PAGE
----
One very helpful tip I learned to ask myself before sharing anything on social media is whether my words are a better fit for privately sharing with someone I actually know, motivated by that passage (which I read years ago) and by more recently being acquainted with Gus Andrews’ reflections in the chapter “Conversation Breakdown” in Keep Calm and Log On, in which she discusses public venues as broadcast media and recommends always asking if one is truly hoping to connect to specific people. In that case, she recommends reaching out directly. Ensuring that one asks this question about broadcasting vs. private communication is a good step for reinforcing both the types of trust interactions among medium-distance and close acquaintances and the higher-level trust-based relationship that is a friendship. I’ve paired that by just being more mindful about my appetitive homeostasis and how I’ve been conditioned into being online. As a child, I lived in a very small town and didn’t fit in. After we got the Internet in 1996, online people were my primary social outlet — starting off that young, it was easy to fall from the chats and messaging tools and blogs into social media without realizing that the water’s temperature was rising and threatening to boil me. And it really stung a few years ago when I realized I needed deeper polytheistic friendships, that parasocial stuff didn’t cut it, and that I didn’t even know how to start at building those kinds of trust-based relationships. I imagine it’s similar for a lot of people — worse for those who are younger than me. How many young people are broadcasting all of their UPG and drama, unfiltered, simply because it’s what everyone does and it never even occurred to them that some things (or details of things) are private?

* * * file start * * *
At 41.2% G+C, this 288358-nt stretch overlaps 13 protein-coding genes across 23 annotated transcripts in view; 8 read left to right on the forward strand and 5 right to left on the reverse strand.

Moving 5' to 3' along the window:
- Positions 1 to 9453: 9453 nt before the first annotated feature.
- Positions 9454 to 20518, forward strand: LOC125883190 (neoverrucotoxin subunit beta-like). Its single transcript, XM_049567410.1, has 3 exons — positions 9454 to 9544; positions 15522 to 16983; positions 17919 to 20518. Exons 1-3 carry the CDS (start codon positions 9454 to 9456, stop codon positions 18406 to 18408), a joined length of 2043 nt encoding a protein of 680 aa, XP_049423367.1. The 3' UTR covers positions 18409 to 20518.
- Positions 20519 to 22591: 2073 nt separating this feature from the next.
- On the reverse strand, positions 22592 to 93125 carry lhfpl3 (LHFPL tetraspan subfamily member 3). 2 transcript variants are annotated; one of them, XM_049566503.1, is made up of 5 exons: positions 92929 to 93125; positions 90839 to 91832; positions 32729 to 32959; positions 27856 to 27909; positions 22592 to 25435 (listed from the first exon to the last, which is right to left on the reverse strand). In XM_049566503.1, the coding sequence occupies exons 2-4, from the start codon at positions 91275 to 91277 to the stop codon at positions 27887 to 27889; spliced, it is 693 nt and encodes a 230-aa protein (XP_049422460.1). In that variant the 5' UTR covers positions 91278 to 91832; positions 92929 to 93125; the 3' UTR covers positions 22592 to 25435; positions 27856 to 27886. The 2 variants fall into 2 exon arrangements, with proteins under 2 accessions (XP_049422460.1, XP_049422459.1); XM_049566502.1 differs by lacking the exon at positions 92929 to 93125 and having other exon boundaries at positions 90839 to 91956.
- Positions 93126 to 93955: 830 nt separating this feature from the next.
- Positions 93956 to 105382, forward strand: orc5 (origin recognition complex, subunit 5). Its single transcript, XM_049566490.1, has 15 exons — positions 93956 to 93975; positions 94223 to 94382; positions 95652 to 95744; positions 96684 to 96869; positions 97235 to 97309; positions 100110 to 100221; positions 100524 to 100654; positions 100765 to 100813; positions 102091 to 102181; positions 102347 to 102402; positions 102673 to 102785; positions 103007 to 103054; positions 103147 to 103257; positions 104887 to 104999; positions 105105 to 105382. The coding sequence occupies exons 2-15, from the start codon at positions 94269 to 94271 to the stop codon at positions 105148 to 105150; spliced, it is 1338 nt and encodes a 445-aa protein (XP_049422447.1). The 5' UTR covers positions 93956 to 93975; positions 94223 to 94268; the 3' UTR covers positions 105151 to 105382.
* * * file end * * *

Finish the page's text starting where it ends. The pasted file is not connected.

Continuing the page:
Truly, online communication on social media — with all of its likes and pings and bite-sized chunks — encourages us all to behave like mini-Influencers with audiences. For many of us, especially those with low and tenuous levels of immediate social connections, this backfires because we actually want a sense of belonging (a human instinct), and the likes, comments, and other proxies simulate such feelings up to a point. We’re encouraged to share more and more of our lives until there is nothing left but the persona, and it is nothing but an eidolon. Many people are left in a state where they are already composing tweets or Instagram posts about their daily mental chatter in anticipation of validation. Many are left following the ups and downs of the dopamine depletion appetitive response. It can be profoundly self-alienating, especially when the algorithms don’t lead to the reception one wants.